1. Please take 30 seconds to register your free account to remove most ads, post topics, make friends, earn reward points at our store, and more!  
     
    TalkBass.com has been uniting the low end since 1998.  Join us! :)

Help with simple job!

Discussion in 'Pickups & Electronics [BG]' started by simpy1, Apr 10, 2006.


  1. simpy1

    simpy1

    Mar 31, 2005
    New Zealand
    Well one thing that I've never understood is the use of those stupid flimsy 9V battery connectors in high-end equipment. I replaced the battery in my Warwick FNA, and the connector is just falling apart. It needs replacing, so I'll replace it with a decent solid plastic one.

    How do I do this? I could cut the wires, twist/solder on a new one to the wires and then tape them up, that's easiest. Or should I try and remove the old one right form the PCB board and replace it on there?

    I'm a complete novice when it comes to soldering, so any tips, do's/dont's etc would be appreciated. Thanks!
     
  2. bannedwit

    bannedwit

    May 9, 2005
    Buffalo, NY
    You could go about it 2 ways...

    The first would be to open up the electronics part and find where the red and black wires of the battery connector go to...

    write it down and un-solder the 2 places where they are found...

    Usually the red or white wires from the pickups meet the positive (red wire) for the battery and the black battery wire goes to ground or the input jack...

    this if you do it, do it right...
    Or you could cut the red and black wires where they are and strip their ends so the shielding is gone and the actual wire is exposed. Usually take off about a 1/2" max

    Strip the ends of the new battery connector... Make sure you have some play and actually have some wire to hold and work with... More is better than less. You can always wind the extra wire when done around the battery or whatnot.

    Anyways, now that all the wires are exposed. You will need something called shink wrap... You also could get away with just black electrical tape. If you have the shrink wrap tube then put one on each of a wire and let it drop out of your way. When you finish soldering you are to move the shrink wrap over the solder joint you created and warm it up with a lighter under it. The shrink wrap melts and form fits perfectly around the solder joint for insulation and a sturdy joint.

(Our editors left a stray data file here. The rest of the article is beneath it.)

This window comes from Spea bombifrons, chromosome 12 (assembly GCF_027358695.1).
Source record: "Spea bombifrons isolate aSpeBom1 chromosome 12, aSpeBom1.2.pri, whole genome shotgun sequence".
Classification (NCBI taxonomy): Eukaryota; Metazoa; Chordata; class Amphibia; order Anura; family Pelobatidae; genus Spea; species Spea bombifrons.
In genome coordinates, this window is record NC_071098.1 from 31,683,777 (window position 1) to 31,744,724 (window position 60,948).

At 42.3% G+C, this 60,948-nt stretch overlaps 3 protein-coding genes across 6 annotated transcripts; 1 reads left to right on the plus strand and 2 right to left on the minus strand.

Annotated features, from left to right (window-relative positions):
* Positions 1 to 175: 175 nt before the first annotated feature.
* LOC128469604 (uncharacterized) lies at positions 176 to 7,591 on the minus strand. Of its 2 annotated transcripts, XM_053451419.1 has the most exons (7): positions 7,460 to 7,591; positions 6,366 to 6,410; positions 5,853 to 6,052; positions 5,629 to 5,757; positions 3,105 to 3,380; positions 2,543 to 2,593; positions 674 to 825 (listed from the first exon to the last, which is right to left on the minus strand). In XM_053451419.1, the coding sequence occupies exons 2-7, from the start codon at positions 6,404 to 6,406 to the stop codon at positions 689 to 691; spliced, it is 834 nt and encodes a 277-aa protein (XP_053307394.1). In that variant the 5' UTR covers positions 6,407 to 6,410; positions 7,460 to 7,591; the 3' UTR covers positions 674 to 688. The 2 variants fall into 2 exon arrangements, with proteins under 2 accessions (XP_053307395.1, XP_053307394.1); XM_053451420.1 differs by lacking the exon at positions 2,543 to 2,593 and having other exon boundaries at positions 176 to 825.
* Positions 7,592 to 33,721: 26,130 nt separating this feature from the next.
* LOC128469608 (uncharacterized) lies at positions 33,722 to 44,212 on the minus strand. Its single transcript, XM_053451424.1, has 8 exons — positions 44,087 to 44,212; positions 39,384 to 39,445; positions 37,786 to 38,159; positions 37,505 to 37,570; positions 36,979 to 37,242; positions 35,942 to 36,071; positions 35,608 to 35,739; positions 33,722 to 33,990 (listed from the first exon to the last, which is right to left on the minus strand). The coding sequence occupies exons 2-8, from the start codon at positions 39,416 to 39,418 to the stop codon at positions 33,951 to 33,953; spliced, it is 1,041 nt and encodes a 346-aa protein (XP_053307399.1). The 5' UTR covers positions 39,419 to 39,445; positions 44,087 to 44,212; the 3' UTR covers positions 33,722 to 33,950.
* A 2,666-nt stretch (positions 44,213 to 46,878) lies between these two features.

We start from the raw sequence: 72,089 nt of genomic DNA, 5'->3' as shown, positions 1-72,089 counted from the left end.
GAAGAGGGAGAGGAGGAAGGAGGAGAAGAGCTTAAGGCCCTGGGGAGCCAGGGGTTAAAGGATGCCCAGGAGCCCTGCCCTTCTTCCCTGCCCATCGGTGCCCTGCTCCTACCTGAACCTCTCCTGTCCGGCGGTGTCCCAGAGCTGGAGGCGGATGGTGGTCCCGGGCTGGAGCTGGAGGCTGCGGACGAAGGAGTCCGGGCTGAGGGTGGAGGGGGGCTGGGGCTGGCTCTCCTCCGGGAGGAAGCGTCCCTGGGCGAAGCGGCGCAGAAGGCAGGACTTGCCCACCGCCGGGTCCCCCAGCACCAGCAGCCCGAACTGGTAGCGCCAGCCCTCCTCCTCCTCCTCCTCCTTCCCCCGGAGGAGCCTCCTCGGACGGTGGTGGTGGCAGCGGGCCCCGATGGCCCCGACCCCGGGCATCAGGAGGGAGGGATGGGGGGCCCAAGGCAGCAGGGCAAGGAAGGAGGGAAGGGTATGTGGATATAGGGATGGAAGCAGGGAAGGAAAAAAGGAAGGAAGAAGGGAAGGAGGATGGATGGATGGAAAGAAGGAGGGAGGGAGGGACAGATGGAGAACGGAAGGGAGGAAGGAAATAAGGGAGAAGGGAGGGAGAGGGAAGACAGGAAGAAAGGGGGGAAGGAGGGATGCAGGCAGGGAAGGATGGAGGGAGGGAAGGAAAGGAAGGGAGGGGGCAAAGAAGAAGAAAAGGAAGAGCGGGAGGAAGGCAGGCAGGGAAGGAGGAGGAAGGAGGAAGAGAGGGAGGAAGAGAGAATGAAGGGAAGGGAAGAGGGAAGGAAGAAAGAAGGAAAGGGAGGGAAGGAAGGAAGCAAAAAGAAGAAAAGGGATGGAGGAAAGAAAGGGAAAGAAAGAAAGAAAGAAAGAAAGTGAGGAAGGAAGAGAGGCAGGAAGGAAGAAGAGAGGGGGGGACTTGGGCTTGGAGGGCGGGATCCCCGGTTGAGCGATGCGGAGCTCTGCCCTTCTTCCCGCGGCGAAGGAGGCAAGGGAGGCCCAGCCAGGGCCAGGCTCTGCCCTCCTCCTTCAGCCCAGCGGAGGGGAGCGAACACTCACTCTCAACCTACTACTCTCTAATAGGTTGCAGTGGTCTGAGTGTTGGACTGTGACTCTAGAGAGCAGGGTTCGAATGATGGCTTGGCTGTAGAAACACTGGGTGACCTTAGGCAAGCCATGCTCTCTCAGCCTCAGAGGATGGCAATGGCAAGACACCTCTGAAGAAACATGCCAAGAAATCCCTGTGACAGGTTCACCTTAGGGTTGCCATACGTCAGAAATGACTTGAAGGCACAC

To solder the wires, match the reds with reds and black with black. Wind the wires together, I would say have the wires pointing at each other and wind them around that way so the wires stay in a straight line. If you were to take the wires and put them so they are both up and wind them together that way then you would have a 90 degree thing sticking out.

    Now that the wires are wound together by hand, it is time to solder... Get your soldering iron out, make sure it is hot and take your solder and smear the melted solder on the wound wires that you did. A good solder joint should look shiny and reflective, a bad solder joint looks dull and grimey. A little goes a long way but be generous. From there do the shrink wrap if you have it or take your black electrical tape and put it over the solder joints you made. Put a battery on and put things back together.
     
  3. simpy1

    simpy1

    Mar 31, 2005
    New Zealand
    Thanks!

    I have no idea how to unsolder, so I'll do it the second (easier) way.
     

Share This Page